OK, this is only a half-serious post but there's no time even for a two-thirds serious one. How to improve the job market for literature people?
1) The Reality TV Option. For the best job on the market in a given year, produce a reality tv show. That is, use an American Idol format to narrow the field down to the dozen most viable candidates, then Survivor to get down to the three finalists, and then the Presidential race (a series of debates at peer universities and votes by profs and grad students) to decide the winner. The search committee could be involved in the first two stages in creative ways, but after that it's out of their hands.
This would publicize just how amazing the talent pool is in literary studies. The long time for it to develop would allow all kinds of looks at backgrounds of the various candidates, spark interest in the humanities more generally, and be much better for all involved than the usual process.
2) The Q-School Option. Author- and period-based professional organizations (among others) could put on late-summer conferences in which applicants (only those without and in search of a tenure-track job) can choose which of, say, 5 pressing questions in the field they want to address in their talk, narrow the participants down to the top 5 on each, spend a day discussing the answers proposed by the panelists on each question, rank the panelists at the end of the conference, and, eventually, publish a book of the winners' expanded and revised essays. The questions for the next summer's conference would be agreed-upon by the officers of the society after the conference and posted by early fall, so that everyone going on the market the following fall could have the academic year to prepare their papers and submit them in early summer. As an incentive to those who don't make the top 5, all papers from the top 30 applicants could be posted on a conference blog, opening them up to comments and feedback from the profession at large. [These numbers are customizable to the size of the organization, of course.]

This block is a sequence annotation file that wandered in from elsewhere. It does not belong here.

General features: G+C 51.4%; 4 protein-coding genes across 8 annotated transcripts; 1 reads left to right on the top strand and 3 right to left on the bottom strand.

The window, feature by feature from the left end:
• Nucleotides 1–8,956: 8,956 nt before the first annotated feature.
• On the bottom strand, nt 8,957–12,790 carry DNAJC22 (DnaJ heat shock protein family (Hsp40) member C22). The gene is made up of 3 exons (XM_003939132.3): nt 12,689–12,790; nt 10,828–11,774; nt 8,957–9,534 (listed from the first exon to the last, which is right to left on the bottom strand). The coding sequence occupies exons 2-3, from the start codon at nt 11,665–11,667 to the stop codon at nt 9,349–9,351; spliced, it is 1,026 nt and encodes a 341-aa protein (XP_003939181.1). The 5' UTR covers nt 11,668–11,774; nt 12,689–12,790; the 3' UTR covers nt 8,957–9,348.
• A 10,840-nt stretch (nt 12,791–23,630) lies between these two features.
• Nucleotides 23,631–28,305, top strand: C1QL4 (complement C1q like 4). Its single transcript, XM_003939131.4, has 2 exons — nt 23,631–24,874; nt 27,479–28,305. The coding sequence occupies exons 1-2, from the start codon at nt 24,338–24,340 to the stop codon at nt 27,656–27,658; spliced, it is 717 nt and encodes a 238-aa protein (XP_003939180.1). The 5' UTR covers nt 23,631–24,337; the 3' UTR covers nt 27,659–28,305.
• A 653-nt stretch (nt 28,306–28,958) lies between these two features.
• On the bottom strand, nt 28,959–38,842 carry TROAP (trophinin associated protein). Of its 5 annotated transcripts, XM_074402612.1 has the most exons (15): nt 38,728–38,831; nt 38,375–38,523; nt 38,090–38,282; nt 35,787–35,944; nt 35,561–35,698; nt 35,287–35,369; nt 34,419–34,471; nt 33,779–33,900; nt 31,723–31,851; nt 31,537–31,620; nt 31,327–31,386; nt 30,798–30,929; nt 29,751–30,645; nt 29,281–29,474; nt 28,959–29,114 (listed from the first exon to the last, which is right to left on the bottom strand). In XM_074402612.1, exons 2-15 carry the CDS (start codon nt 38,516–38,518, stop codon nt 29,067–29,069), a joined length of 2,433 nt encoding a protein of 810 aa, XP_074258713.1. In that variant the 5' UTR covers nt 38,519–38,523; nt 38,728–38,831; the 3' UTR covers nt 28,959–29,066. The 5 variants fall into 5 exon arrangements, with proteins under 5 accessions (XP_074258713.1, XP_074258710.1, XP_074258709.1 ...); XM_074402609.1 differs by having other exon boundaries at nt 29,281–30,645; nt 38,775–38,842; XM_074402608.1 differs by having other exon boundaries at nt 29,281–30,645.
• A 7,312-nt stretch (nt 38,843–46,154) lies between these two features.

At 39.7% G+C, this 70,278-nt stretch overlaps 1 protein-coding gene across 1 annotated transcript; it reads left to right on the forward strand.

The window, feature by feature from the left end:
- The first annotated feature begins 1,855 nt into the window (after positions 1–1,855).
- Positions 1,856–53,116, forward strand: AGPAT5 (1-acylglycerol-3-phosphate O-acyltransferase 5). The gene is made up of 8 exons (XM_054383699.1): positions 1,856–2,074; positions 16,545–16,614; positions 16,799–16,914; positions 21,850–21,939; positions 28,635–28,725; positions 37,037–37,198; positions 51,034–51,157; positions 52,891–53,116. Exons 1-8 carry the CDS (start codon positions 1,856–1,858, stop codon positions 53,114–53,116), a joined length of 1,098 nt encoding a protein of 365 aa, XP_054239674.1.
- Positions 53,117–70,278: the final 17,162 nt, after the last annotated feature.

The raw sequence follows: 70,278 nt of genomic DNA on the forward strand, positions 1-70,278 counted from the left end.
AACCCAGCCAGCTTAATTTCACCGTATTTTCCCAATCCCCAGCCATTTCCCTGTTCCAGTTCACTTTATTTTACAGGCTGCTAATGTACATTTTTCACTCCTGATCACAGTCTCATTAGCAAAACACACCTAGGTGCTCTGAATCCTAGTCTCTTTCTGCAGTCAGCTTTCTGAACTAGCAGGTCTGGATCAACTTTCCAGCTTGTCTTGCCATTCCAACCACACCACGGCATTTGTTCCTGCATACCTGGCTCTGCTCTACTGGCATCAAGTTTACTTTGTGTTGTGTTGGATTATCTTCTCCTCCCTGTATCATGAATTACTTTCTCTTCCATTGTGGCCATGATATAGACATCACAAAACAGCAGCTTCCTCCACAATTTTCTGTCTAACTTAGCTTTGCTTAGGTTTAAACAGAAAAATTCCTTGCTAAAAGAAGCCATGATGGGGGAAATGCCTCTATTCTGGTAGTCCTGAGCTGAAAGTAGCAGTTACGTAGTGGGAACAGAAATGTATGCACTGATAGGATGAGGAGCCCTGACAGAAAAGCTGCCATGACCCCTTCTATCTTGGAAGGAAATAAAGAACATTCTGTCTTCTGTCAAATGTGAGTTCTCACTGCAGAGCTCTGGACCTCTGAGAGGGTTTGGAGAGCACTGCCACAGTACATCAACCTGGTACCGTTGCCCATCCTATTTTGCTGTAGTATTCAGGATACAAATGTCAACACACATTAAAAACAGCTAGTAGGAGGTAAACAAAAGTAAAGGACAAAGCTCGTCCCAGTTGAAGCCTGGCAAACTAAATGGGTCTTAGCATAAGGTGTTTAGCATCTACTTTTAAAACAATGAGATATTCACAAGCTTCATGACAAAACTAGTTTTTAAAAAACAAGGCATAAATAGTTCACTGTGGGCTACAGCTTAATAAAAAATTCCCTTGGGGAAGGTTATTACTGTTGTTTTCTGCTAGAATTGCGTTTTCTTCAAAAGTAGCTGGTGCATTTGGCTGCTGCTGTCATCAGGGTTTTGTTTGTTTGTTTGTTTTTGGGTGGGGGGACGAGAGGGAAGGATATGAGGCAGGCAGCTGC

This would help get attention to what the leaders of the organization see as the crucial issues in the field and help them indicate who among the not-yet-tenurable they feel most deserve jobs. With the late-summer timing of the conference and blog, candidates (in the top 5 or top 30) can include the results on their c.v.s and those who are invited to present at the conference would also benefit from the day devoted to their question and answers and the chance to interact with more established people in their field.
I'm sure others can come up with better ideas. Let's get creative, people!
[Update 1/30/08: Craig Smith at FACE Talk answers my call! And I got Around the Webbed by Inside Higher Ed for the first time evah. Just for the record, I wrote this on a computer in the day care center playroom imoto and I were hanging out in while onechan was in her yochien and revised it slightly when we got home. There's a lesson there somewhere.]